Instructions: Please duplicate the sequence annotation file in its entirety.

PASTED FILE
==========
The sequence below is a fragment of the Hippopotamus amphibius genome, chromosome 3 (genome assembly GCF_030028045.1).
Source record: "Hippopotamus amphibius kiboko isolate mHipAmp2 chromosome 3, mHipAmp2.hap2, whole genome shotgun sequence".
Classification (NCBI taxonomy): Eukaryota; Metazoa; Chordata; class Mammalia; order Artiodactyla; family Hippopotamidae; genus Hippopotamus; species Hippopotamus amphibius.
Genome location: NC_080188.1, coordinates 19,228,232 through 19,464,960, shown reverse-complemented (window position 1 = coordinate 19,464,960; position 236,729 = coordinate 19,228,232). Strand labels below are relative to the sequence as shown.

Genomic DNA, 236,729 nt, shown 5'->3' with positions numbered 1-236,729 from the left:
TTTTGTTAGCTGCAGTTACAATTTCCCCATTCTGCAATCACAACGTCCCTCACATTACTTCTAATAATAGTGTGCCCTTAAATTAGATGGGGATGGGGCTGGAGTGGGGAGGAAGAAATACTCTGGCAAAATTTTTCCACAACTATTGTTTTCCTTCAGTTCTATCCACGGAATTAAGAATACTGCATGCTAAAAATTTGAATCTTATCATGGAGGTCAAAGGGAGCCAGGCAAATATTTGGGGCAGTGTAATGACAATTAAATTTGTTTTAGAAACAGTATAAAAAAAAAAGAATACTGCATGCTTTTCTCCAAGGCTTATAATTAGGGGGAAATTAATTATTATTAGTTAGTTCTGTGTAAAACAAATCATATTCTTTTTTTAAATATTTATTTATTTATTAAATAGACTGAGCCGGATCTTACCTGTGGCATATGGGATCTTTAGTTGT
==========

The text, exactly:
The sequence below is a fragment of the Hippopotamus amphibius genome, chromosome 3 (genome assembly GCF_030028045.1).
Source record: "Hippopotamus amphibius kiboko isolate mHipAmp2 chromosome 3, mHipAmp2.hap2, whole genome shotgun sequence".
Classification (NCBI taxonomy): Eukaryota; Metazoa; Chordata; class Mammalia; order Artiodactyla; family Hippopotamidae; genus Hippopotamus; species Hippopotamus amphibius.
Genome location: NC_080188.1, coordinates 19,228,232 through 19,464,960, shown reverse-complemented (window position 1 = coordinate 19,464,960; position 236,729 = coordinate 19,228,232). Strand labels below are relative to the sequence as shown.

Genomic DNA, 236,729 nt, shown 5'->3' with positions numbered 1-236,729 from the left:
TTTTGTTAGCTGCAGTTACAATTTCCCCATTCTGCAATCACAACGTCCCTCACATTACTTCTAATAATAGTGTGCCCTTAAATTAGATGGGGATGGGGCTGGAGTGGGGAGGAAGAAATACTCTGGCAAAATTTTTCCACAACTATTGTTTTCCTTCAGTTCTATCCACGGAATTAAGAATACTGCATGCTAAAAATTTGAATCTTATCATGGAGGTCAAAGGGAGCCAGGCAAATATTTGGGGCAGTGTAATGACAATTAAATTTGTTTTAGAAACAGTATAAAAAAAAAAGAATACTGCATGCTTTTCTCCAAGGCTTATAATTAGGGGGAAATTAATTATTATTAGTTAGTTCTGTGTAAAACAAATCATATTCTTTTTTTAAATATTTATTTATTTATTAAATAGACTGAGCCGGATCTTACCTGTGGCATATGGGATCTTTAGTTGT